We aren’t the only ones enjoying time outdoors this holiday weekend. Our four-legged friends can celebrate freedom this weekend too. From what to eat to where to run free, here are 4 tips to keep your dog happy this 4th of July weekend.
1 . Stay Cool. Dogs can overheat easily when it’s hot and humid. Be sure to provide plenty of cool water and shade throughout the day. Here are early signs that your dog is overheating:
- Excessive panting.
- Red-colored gums.
- Thick ropey saliva in the mouth.
- Warm to the touch.
- Red “flushed” skin near the ears, muzzle, underbelly.
2. Think Before you Share. Whether you are manning the grill or enjoying a picnic at the park, it’s common to share leftovers with our pets. While we may think it’s a special holiday treat, there are many foods that are hazardous to dogs’ heath. Avoid:
- Milk and dairy products.
- Salty foods.
- Raw fish.
- Sugary foods and chewing gum.
- Cooked bones.
- Coffee and chocolate.
- Bread products.
3. Avoid Mosquitoes. The bite of just one mosquito infected with the heartworm larvae will give your dog heartworm disease. In addition to putting your dog on a heartworm prevention program with help from your vet, do these steps to reduce the risk of mosquito bites:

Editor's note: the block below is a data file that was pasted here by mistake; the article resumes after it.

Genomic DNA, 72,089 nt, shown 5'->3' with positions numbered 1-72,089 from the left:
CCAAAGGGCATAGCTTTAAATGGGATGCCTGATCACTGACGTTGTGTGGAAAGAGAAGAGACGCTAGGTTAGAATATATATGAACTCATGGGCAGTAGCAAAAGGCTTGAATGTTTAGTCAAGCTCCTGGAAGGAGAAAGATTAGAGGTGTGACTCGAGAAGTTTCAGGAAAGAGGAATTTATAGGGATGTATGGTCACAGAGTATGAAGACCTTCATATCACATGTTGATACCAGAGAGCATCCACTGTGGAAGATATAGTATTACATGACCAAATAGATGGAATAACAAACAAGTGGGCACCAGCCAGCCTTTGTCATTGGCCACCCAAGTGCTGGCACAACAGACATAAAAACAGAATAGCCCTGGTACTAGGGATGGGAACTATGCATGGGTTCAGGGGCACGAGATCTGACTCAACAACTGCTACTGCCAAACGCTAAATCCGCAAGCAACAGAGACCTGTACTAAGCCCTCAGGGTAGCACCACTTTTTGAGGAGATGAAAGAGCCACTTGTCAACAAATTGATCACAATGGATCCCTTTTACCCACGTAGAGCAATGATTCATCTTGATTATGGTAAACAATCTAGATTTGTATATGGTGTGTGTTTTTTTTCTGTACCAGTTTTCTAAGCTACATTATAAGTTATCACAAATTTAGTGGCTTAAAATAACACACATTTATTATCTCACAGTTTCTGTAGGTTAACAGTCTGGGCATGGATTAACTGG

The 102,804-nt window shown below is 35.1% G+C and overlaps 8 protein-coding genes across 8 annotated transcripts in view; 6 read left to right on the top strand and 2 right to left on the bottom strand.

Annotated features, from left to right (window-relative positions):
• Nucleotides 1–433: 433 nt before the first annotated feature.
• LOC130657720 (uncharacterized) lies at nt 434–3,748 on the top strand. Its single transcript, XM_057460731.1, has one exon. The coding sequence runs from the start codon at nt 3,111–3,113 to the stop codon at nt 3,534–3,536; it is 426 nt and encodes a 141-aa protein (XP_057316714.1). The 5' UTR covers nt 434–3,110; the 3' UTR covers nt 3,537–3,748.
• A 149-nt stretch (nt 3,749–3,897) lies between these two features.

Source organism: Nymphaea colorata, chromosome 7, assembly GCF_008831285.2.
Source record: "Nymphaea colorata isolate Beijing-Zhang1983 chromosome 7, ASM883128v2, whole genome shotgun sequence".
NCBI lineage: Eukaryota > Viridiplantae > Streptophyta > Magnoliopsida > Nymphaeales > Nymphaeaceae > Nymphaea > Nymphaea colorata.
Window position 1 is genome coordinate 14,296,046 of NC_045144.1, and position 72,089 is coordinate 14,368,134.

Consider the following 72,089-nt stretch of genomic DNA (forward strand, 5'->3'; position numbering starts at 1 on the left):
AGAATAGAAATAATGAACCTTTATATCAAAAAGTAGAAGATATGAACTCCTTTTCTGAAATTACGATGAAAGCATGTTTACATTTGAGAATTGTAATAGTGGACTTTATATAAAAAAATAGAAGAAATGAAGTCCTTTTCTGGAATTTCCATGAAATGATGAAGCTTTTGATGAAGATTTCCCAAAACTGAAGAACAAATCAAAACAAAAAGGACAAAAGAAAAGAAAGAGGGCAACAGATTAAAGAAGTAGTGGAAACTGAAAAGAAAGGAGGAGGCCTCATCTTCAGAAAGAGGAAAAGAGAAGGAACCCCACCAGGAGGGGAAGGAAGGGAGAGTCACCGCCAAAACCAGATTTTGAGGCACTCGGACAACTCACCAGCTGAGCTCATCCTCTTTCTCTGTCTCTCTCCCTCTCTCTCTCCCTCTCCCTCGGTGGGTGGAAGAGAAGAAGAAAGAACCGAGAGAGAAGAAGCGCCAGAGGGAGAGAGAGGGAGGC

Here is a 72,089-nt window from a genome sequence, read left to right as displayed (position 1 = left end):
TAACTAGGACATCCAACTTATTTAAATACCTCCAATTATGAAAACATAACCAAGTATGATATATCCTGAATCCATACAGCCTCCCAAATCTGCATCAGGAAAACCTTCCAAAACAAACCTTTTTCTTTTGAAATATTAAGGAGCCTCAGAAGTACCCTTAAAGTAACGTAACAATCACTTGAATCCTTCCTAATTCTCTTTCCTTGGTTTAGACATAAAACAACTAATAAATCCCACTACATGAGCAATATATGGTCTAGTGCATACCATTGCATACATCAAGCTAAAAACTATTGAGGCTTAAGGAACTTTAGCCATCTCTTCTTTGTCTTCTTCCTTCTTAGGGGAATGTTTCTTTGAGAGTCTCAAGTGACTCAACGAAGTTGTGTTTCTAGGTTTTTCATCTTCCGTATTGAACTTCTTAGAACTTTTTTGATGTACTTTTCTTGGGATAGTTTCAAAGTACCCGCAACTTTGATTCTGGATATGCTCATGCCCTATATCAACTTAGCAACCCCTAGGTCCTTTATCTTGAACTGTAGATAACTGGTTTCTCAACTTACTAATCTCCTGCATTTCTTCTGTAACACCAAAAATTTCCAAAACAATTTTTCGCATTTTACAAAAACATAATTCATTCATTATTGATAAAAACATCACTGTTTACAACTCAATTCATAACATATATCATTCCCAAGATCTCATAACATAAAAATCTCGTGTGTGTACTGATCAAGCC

- Keep your dog indoors in the early morning and early evening when mosquitoes are most active.
- Change water bowls frequently and reduce standing water on the property where mosquitoes can breed.
- When you go on a walk, avoid marshy areas that often have high mosquito populations.
- Some mosquito repellents are not safe to be applied on or near animals. Research ingredients or ask for a MSDS of any product you are using.
4. Check for Ticks. At this point in the summer, nymph-stage deer ticks are active and can transmit tick-borne illnesses such as Lyme disease and Anaplasmosis. Nymphal ticks are about the size of poppy seeds and are are active from mid-May to mid-August. Here are tips to doing a thorough tick check on your dog:
- Before coming indoors, brush your fingers through your dogs fur applying enough pressure to feel any small bumps.
- Pay special attention to the areas between your dog’s toes, behind ears, under armpits and around the tail and head.
- When checking your dogs’ legs, keep in mind this is the area where you will likely find ticks on the fur that have not yet attached. They are making their way up to a better spot.
- When a tick attaches to your dog, you often have 24 hours to remove it before your dog becomes infected with any tick-borne illness. That’s why it’s important to check for ticks daily! Try a tick key for a safe and effective way to remove the whole tick, including the head.
We hope you have a safe and happy holiday. Happy Outdooring!